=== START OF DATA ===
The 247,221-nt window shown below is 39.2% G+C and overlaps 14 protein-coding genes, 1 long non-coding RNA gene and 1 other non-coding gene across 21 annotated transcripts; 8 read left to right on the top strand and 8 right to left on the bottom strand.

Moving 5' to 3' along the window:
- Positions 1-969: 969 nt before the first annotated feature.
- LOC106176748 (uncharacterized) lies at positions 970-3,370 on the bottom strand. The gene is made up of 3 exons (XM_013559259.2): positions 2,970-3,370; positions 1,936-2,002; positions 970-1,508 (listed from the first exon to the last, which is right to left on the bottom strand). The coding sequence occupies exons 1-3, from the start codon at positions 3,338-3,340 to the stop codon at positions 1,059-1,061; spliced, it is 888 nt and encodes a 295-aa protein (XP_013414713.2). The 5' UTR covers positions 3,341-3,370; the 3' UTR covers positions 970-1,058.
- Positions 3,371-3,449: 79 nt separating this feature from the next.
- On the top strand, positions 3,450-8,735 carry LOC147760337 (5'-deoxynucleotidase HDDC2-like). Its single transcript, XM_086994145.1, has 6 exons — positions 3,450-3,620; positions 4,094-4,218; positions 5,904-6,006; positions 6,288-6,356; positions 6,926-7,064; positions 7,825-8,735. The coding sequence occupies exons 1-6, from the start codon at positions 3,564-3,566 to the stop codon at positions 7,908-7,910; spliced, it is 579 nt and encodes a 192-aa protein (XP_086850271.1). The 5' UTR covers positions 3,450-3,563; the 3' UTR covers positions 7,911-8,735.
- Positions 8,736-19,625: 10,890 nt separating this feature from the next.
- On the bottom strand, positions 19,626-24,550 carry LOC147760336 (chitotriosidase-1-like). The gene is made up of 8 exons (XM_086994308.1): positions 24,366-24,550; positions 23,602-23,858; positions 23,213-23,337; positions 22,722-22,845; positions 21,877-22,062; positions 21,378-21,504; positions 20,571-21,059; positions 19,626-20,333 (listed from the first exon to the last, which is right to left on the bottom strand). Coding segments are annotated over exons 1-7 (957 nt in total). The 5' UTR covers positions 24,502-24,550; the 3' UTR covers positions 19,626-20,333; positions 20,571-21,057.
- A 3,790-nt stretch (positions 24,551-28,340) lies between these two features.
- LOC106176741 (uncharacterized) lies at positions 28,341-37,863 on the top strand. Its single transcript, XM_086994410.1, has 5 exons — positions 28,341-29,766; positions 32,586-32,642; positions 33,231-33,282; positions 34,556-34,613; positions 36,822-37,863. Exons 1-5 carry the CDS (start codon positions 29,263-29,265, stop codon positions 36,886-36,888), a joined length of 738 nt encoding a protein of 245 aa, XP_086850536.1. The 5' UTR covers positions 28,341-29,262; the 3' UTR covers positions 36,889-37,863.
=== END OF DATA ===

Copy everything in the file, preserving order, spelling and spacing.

The 247,221-nt window shown below is 39.2% G+C and overlaps 14 protein-coding genes, 1 long non-coding RNA gene and 1 other non-coding gene across 21 annotated transcripts; 8 read left to right on the top strand and 8 right to left on the bottom strand.

Moving 5' to 3' along the window:
- Positions 1-969: 969 nt before the first annotated feature.
- LOC106176748 (uncharacterized) lies at positions 970-3,370 on the bottom strand. The gene is made up of 3 exons (XM_013559259.2): positions 2,970-3,370; positions 1,936-2,002; positions 970-1,508 (listed from the first exon to the last, which is right to left on the bottom strand). The coding sequence occupies exons 1-3, from the start codon at positions 3,338-3,340 to the stop codon at positions 1,059-1,061; spliced, it is 888 nt and encodes a 295-aa protein (XP_013414713.2). The 5' UTR covers positions 3,341-3,370; the 3' UTR covers positions 970-1,058.
- Positions 3,371-3,449: 79 nt separating this feature from the next.
- On the top strand, positions 3,450-8,735 carry LOC147760337 (5'-deoxynucleotidase HDDC2-like). Its single transcript, XM_086994145.1, has 6 exons — positions 3,450-3,620; positions 4,094-4,218; positions 5,904-6,006; positions 6,288-6,356; positions 6,926-7,064; positions 7,825-8,735. The coding sequence occupies exons 1-6, from the start codon at positions 3,564-3,566 to the stop codon at positions 7,908-7,910; spliced, it is 579 nt and encodes a 192-aa protein (XP_086850271.1). The 5' UTR covers positions 3,450-3,563; the 3' UTR covers positions 7,911-8,735.
- Positions 8,736-19,625: 10,890 nt separating this feature from the next.
- On the bottom strand, positions 19,626-24,550 carry LOC147760336 (chitotriosidase-1-like). The gene is made up of 8 exons (XM_086994308.1): positions 24,366-24,550; positions 23,602-23,858; positions 23,213-23,337; positions 22,722-22,845; positions 21,877-22,062; positions 21,378-21,504; positions 20,571-21,059; positions 19,626-20,333 (listed from the first exon to the last, which is right to left on the bottom strand). Coding segments are annotated over exons 1-7 (957 nt in total). The 5' UTR covers positions 24,502-24,550; the 3' UTR covers positions 19,626-20,333; positions 20,571-21,057.
- A 3,790-nt stretch (positions 24,551-28,340) lies between these two features.
- LOC106176741 (uncharacterized) lies at positions 28,341-37,863 on the top strand. Its single transcript, XM_086994410.1, has 5 exons — positions 28,341-29,766; positions 32,586-32,642; positions 33,231-33,282; positions 34,556-34,613; positions 36,822-37,863. Exons 1-5 carry the CDS (start codon positions 29,263-29,265, stop codon positions 36,886-36,888), a joined length of 738 nt encoding a protein of 245 aa, XP_086850536.1. The 5' UTR covers positions 28,341-29,262; the 3' UTR covers positions 36,889-37,863.